After all this feeding and fighting, we caught up with some of the more placid songbirds. Below, three images of a Lark Sparrow
Hooded Orioles are common right now, and one male was out and about on a blooming Saguaro toward the west end of the park, images below.
That's all for now - more coming soon! Happy Trails!
* I would say “as the crow flies” but there are no crows in SE Arizona, rather lots of ravens. Since I have not seen ravens at the park, I will assume that the Red-tail hawk can make a straight flight, if not distracted by food on the way.
We visited the park for early morning bird walks on March 10th, and today, May 3rd. Many thanks to our volunteer guides, Jim in March, and Mary Ellen today. More information on walks in May here.
Great Horned Owl's Nest
In March Jim led us on the Bridle Trail to the group picnic area, which is also accessible by car. We spotted a female Great Horned Owl sitting on her nest in a large mesquite tree. Below you can just see the top of her head, looking like a WW I ace sitting in an open cockpit:
These are big birds and the nests are very deep. We went back to the same spot today, 8 weeks later, to find that she has two offspring, still fluffy, but getting very big. The two best images are below. Finding an opening between the branches was a challenge.
To provide a sense of scale, below is an image of an adult male that we spotted today at another location in the park. Presumably he is keeping an eye on his own nest. They are nocturnal, so he is losing sleep during the day, and needs to hunt at night to feed the nestlings. Based on the size of the branch he is sitting on, he is probably 24 to 30 inches high.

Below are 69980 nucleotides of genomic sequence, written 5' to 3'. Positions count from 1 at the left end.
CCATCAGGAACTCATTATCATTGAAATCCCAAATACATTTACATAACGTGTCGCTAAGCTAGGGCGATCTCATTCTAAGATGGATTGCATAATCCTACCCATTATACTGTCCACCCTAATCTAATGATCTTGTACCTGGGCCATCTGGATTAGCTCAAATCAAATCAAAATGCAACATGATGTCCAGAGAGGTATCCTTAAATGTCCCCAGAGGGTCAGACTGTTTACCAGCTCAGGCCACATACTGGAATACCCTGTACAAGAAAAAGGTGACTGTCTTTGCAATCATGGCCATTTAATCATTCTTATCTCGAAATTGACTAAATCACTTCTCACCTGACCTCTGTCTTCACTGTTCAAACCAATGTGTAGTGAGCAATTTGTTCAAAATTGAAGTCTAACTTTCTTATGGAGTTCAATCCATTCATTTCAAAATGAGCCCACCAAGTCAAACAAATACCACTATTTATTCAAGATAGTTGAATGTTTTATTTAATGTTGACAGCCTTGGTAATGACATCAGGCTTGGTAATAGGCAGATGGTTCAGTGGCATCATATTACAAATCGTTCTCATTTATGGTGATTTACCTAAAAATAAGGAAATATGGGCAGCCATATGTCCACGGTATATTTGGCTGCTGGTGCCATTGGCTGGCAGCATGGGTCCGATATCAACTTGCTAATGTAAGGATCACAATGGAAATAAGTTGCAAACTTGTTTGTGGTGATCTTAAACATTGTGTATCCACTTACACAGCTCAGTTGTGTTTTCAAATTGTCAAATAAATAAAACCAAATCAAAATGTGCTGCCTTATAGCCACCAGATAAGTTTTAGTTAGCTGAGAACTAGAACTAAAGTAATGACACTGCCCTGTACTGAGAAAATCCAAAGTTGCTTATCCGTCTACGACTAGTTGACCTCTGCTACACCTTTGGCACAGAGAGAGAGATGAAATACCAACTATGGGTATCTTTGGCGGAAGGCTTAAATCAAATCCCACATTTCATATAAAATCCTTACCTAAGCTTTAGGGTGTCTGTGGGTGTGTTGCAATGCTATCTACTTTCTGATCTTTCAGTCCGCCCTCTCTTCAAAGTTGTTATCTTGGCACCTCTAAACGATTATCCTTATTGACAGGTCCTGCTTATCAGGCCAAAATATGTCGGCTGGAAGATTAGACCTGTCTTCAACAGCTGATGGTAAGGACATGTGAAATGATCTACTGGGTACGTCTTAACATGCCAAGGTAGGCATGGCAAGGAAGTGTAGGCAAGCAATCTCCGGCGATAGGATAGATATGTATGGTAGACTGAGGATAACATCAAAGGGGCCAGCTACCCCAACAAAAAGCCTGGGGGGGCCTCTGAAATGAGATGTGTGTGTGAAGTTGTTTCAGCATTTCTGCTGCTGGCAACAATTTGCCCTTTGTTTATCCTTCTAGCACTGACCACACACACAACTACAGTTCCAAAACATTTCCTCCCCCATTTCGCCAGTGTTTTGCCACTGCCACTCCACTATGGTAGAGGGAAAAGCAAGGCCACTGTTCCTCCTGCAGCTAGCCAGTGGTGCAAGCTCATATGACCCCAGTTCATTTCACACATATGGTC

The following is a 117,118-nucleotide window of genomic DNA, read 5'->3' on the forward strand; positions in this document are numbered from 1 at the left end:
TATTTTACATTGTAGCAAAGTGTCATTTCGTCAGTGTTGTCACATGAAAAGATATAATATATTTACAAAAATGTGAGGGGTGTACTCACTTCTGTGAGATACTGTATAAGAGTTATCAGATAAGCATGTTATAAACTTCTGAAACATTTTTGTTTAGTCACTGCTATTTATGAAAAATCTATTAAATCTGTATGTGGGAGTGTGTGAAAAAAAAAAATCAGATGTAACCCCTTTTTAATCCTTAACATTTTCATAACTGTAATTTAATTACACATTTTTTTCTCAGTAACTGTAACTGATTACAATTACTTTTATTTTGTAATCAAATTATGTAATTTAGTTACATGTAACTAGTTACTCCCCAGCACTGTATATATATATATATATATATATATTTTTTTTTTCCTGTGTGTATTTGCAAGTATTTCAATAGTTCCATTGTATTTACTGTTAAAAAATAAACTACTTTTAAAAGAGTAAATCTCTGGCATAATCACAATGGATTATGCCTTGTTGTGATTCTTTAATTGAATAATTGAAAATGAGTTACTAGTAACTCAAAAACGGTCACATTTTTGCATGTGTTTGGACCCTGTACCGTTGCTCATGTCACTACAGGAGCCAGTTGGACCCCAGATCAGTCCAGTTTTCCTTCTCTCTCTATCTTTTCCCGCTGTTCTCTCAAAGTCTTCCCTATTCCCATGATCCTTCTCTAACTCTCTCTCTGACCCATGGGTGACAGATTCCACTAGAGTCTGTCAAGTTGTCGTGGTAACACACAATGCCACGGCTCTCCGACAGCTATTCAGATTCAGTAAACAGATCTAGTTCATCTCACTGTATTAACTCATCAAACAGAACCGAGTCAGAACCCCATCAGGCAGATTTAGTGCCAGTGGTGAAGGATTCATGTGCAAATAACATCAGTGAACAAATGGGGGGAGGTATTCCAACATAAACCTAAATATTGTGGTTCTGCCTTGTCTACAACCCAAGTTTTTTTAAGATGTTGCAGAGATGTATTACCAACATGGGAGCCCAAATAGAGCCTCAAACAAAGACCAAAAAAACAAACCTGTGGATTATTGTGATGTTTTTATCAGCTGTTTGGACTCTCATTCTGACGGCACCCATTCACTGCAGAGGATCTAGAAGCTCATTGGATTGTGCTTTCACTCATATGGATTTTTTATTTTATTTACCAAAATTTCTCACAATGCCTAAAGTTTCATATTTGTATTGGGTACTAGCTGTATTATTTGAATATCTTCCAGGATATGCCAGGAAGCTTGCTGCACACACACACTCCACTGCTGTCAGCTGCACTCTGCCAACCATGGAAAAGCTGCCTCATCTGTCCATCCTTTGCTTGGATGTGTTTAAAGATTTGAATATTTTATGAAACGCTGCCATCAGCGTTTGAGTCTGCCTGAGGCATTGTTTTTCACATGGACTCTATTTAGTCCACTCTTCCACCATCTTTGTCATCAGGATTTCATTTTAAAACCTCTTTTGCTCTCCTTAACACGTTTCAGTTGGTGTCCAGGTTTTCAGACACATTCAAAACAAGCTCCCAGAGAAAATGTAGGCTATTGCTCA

Today we spotted the bird below hopping around in dense brush and twigs at the base of a mesquite tree. Getting clear images was difficult, and the one below is the best of the lot. The consensus was that this was a flycatcher Genus Empidonax, probably a Dusky Flycatcher. However, I cannot really see a white eye-ring and the bill looks longer than the pictures I find in The Sibley Guide to Birds, on on Tom Grey's website. Could it be a Dusky-capped Flycatcher, Genus Myiarchus? There is a place for comments below, feel free to give us your opinion.
This male posed for us on a snag, at some distance but with good lighting.
Below for reference are three images captured at Agua Caliente this past winter.
I am going to close with a bird that we saw today, but I was unable to capture with my camera. However, I did get images on our walk with Jim in March. Lucy's Warbler is a resident of the Sonoran Desert with a range in Southern Arizona and Mexico. It is one of two warblers that nest in holes, and prefers riparian mesquite woodlands.
These birds are described as rather plain, with chesnut rump and crown patches. Both can be seen in the images above. The second image is not that sharp, but clearly shows both crown and rump with the wings raised.
That's all for now. Happy trails!
Henry Johnson, photographer and author of this site. For more detail, see About